By the end of William's reign, a small group of the King's tenants had acquired about half of England's landed wealth. Only two Englishmen still held large estates directly from the King. A foreign aristocracy had been imposed as the new governing class. The expenses of numerous campaigns, together with an economic slump caused by the shifts in landed wealth, and the devastation of northern England for military and political reasons , prompted William to order a full-scale investigation into the actual and potential wealth of the kingdom to maximise tax revenues.
The Domesday survey was prompted by ignorance of the state of land holding in England, as well as the result of the costs of defence measures in England and renewed war in France. The scope, speed, efficiency and completion of this survey was remarkable for its time and resulted in the two-volume Domesday Book of , which still exists today. William needed to ensure the direct loyalty of his feudal tenants. The Oath of Salisbury was a gathering of William's tenants-in-chief and other important landowners who took an oath of fealty to William.
William's reach extended elsewhere into the Church and the legal system. French superseded the vernacular Anglo-Saxon.
William the Conqueror
Personally devout, William used his bishops to carry out administrative duties. Lanfranc, Archbishop of Canterbury from , was a first-class administrator who assisted in government when William was absent in France, and who reorganised the Church in England.
Having established the primacy of his archbishopric over that of York, and with William's approval, Lanfranc excommunicated rebels, and set up Church or spiritual courts to deal with ecclesiastical matters. Lanfranc also replaced English bishops and abbots some of whom had already been removed by the Council of Winchester under papal authority with Norman or French clergy to reduce potential political resistance. In addition, Canterbury and Durham Cathedrals were rebuilt and some of the bishops' sees were moved to urban centres.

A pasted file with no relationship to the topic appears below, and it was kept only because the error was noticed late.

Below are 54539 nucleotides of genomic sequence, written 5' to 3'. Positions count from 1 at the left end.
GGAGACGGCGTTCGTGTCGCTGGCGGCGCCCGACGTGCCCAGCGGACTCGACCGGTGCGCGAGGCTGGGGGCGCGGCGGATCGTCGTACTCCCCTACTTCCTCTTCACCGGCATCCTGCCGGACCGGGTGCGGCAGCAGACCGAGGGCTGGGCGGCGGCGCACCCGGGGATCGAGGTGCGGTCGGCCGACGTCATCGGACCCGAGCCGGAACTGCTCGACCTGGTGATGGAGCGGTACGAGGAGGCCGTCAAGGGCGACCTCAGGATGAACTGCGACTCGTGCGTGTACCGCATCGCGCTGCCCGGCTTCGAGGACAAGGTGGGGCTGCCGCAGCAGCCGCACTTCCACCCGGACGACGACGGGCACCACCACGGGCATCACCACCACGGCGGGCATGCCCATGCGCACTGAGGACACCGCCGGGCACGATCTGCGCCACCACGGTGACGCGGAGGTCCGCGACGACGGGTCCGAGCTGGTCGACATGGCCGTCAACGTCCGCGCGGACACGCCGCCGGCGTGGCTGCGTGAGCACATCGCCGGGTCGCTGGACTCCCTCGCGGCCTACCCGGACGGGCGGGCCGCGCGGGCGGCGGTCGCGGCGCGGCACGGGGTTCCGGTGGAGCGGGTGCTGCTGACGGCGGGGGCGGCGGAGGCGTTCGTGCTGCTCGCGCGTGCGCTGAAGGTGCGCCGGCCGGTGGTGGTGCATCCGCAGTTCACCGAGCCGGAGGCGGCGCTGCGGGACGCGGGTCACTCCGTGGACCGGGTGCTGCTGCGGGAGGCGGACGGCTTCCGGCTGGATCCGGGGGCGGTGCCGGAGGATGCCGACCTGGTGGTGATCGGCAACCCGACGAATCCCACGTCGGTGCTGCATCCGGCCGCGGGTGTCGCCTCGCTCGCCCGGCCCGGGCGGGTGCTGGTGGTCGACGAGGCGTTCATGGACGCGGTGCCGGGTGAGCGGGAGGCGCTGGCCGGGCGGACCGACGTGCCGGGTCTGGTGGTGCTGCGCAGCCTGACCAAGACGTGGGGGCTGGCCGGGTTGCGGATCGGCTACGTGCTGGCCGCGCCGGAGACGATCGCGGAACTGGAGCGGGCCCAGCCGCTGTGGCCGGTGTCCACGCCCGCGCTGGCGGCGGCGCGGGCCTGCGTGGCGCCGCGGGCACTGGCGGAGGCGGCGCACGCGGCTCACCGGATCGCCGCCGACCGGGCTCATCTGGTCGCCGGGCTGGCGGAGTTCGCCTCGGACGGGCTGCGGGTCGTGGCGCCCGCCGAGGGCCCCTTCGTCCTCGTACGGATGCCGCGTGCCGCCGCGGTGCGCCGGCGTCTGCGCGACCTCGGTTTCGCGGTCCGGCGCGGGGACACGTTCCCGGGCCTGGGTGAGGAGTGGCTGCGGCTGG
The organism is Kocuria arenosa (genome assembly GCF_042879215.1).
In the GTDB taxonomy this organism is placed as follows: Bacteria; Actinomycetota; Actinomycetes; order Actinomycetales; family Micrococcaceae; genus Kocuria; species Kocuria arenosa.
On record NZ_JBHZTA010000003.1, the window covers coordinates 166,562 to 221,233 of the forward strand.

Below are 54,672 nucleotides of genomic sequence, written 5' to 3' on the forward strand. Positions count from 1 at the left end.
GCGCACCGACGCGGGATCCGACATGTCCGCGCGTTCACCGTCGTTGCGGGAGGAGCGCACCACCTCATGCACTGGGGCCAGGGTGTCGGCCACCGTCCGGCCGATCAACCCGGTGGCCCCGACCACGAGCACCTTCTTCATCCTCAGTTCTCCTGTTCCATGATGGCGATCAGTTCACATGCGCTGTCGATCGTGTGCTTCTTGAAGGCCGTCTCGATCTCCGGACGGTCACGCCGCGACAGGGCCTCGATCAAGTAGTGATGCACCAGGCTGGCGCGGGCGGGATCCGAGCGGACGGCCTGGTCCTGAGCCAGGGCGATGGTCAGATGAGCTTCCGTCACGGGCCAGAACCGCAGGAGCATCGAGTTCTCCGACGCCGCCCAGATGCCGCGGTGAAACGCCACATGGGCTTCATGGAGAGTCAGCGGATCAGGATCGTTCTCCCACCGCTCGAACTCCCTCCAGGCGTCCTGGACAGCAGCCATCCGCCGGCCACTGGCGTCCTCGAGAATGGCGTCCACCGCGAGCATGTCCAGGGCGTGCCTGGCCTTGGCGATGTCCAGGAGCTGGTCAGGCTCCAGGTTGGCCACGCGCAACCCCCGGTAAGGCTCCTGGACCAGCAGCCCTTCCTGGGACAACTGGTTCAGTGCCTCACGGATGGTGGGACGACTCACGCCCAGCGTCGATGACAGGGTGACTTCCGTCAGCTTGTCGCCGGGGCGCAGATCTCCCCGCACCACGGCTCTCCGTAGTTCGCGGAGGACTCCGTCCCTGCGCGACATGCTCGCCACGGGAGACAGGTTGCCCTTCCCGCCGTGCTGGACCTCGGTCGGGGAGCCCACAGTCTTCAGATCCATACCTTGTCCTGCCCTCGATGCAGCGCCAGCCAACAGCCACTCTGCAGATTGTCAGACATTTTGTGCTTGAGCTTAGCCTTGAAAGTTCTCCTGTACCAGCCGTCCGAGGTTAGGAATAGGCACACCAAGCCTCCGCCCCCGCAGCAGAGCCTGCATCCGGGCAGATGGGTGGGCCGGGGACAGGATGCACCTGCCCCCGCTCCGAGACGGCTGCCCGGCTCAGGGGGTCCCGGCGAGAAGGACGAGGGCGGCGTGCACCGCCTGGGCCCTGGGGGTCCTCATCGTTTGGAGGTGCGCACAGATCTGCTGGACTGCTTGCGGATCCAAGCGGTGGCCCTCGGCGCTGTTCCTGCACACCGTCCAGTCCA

At his coronation, William promised to uphold existing laws and customs. The Anglo-Saxon shire courts and 'hundred' courts which administered defence and tax, as well as justice matters remained intact, as did regional variations and private Anglo-Saxon jurisdictions.
To strengthen royal justice, William relied on sheriffs previously smaller landowners, but replaced by influential nobles to supervise the administration of justice in existing county courts, and sent members of his own court to conduct important trials. More severe forest laws reinforced William's conversion of the New Forest into a vast Royal deer reserve. These laws caused great resentment, and to English chroniclers the New Forest became a symbol of William's greed.